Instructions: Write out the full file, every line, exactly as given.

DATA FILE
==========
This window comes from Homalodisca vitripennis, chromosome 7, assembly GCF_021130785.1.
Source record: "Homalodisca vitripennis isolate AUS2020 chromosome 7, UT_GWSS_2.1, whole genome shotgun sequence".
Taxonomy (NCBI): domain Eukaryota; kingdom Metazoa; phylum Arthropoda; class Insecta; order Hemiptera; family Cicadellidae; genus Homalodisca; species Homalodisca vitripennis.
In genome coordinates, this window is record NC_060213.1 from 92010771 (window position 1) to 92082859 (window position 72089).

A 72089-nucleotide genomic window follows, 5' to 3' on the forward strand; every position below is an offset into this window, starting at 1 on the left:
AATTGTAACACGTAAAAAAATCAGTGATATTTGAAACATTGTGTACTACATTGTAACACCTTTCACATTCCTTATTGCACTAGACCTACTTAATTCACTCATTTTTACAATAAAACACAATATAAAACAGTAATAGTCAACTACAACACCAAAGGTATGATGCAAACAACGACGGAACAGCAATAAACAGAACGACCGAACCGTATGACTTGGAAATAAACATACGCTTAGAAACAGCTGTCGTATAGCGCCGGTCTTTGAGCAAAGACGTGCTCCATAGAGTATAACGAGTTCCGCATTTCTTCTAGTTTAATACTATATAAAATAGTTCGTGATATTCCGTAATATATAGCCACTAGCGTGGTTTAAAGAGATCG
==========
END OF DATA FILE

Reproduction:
This window comes from Homalodisca vitripennis, chromosome 7, assembly GCF_021130785.1.
Source record: "Homalodisca vitripennis isolate AUS2020 chromosome 7, UT_GWSS_2.1, whole genome shotgun sequence".
Taxonomy (NCBI): domain Eukaryota; kingdom Metazoa; phylum Arthropoda; class Insecta; order Hemiptera; family Cicadellidae; genus Homalodisca; species Homalodisca vitripennis.
In genome coordinates, this window is record NC_060213.1 from 92010771 (window position 1) to 92082859 (window position 72089).

A 72089-nucleotide genomic window follows, 5' to 3' on the forward strand; every position below is an offset into this window, starting at 1 on the left:
AATTGTAACACGTAAAAAAATCAGTGATATTTGAAACATTGTGTACTACATTGTAACACCTTTCACATTCCTTATTGCACTAGACCTACTTAATTCACTCATTTTTACAATAAAACACAATATAAAACAGTAATAGTCAACTACAACACCAAAGGTATGATGCAAACAACGACGGAACAGCAATAAACAGAACGACCGAACCGTATGACTTGGAAATAAACATACGCTTAGAAACAGCTGTCGTATAGCGCCGGTCTTTGAGCAAAGACGTGCTCCATAGAGTATAACGAGTTCCGCATTTCTTCTAGTTTAATACTATATAAAATAGTTCGTGATATTCCGTAATATATAGCCACTAGCGTGGTTTAAAGAGATCG